It all goes back to moving things on my screen when I don't want them to move. It's pretty archaic when you think about it. Your mother will struggle with the site. She wants a task bar. She wants a back button. She wants a highly interactive site in Flash that uses HTML rather than Flash. She doesn't know that she wants that, but that's the reality of the situation.

So where does that leave Flash developers? It means having to develop a new plug-in that is a touch more user-friendly, rather than changing the rules in order to accomplish goals. Put something simple in ActionScript that accepts commands from the back button that we all know. Put in an engine that will automatically convert Flash sites into HTML equivalents.

It's happened more than once that I went to a Flash site with an option for an HTML-only version and learned that the HTML version isn't as updated as the Flash site. What would happen if customers choose the HTML version? They are not empowered with the same information as those who enter the Flash-based site.

Or, convince web developers to start creating the aforementioned HTML-only sites on their own. It is a mere suggestion that would go a long way towards having a usable Internet.

Tying it All Together

T

hroughout the months that DigiSect has been featured here at Digital Web Magazine, we've talked about a lot of things, including usability and search-engine optimization. Those two are literally removed when creating a site solely in Flash. Designers may not know anyone that is blind, but I do. They can't use Flash sites. Designers may not know anyone that uses Lynx, but I do. And then there are the people that don't use Flash because of the principle of waiting longer for no extra information.

We may not appear to be the majority because we run in the circles of designers and developers, people living on the cutting edge of technology in the hopes of finding something new and interesting to throw onto the World Wide Web. But we still make up a significant market share.

Obviously, the mood of DigiSect this month is a rather negative one. I've admitted that I am biased against motion design. Have I ever sat down and created a Flash-based site?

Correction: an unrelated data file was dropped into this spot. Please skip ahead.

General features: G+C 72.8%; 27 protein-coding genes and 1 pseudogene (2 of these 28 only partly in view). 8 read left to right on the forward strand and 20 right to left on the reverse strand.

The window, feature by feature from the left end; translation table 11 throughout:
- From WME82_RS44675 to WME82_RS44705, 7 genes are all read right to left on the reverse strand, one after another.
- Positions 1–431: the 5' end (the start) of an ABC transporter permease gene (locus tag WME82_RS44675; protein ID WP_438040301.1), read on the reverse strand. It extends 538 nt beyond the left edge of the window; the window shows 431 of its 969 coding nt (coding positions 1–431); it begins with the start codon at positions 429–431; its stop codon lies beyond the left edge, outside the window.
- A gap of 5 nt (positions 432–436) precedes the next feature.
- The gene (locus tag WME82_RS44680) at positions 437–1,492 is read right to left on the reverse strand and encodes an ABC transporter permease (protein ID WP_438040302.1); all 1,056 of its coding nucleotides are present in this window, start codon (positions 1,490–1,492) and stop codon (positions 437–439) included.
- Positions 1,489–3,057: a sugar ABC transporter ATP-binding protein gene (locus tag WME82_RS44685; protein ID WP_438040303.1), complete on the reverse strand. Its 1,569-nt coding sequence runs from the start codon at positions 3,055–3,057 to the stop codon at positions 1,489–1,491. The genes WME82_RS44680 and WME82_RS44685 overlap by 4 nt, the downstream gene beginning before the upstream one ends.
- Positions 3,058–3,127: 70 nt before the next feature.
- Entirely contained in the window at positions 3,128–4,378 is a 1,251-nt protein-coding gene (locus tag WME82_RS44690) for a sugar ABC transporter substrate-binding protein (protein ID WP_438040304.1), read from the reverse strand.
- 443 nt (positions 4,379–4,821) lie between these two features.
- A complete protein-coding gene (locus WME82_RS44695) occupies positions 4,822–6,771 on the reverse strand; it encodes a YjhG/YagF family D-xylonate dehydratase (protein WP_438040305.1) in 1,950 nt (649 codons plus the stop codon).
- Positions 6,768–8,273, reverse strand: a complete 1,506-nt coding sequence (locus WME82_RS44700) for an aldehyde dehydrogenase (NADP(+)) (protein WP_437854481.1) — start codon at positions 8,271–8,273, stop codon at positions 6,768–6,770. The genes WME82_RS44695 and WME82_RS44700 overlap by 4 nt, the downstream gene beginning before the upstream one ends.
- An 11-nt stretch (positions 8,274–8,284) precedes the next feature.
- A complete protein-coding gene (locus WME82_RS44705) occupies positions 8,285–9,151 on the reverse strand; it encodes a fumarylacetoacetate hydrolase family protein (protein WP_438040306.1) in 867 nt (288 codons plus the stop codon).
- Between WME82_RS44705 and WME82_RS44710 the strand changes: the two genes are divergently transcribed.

Yes, I have. And I struggled every moment, save for one: The first time I loaded it and watched it unfold before my eyes. I'm sure you know the feeling. After dumping hours into Flash's timeline, staring at little dots and arrows, and finally seeing it all come together. It's a great moment.

Fortunately for me, I can get the same feeling seeing my database interact properly with PHP scripting. I feel that all the time and anyone can see its results.

There, I've vented and it's out of my system. It took me all of these words to get me to this point of relaxation, but I can now talk to you about motion design and be completely objective for you.

  1. Your users are not you. If you know this, go to #2.
  2. If you don't give your users the chance to forego Flash interaction, you've neglected a bulk of them. If you make an HTML site in tandem with your Flash site, go to #3.
  3. If you do not keep your HTML site updated, you've overlooked many users. If your HTML site is updated from the same database as your Flash site, go to #4.
  4. If your content is not fresh, you've shortchanged your users. If your content is fresh and engaging, you win.

It's a simple combination of steps. It's easy to forget some of those rules. They are universal. They encompass everything that we do on the Net. We're not even really concerned, these days, with v4 browser compatibility anymore. We just want our options. Please give us that.

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Related Topics: Motion Graphics, Web Design

 

Stephen Van Doren is a software developer and graphic designer from Denver, Colorado.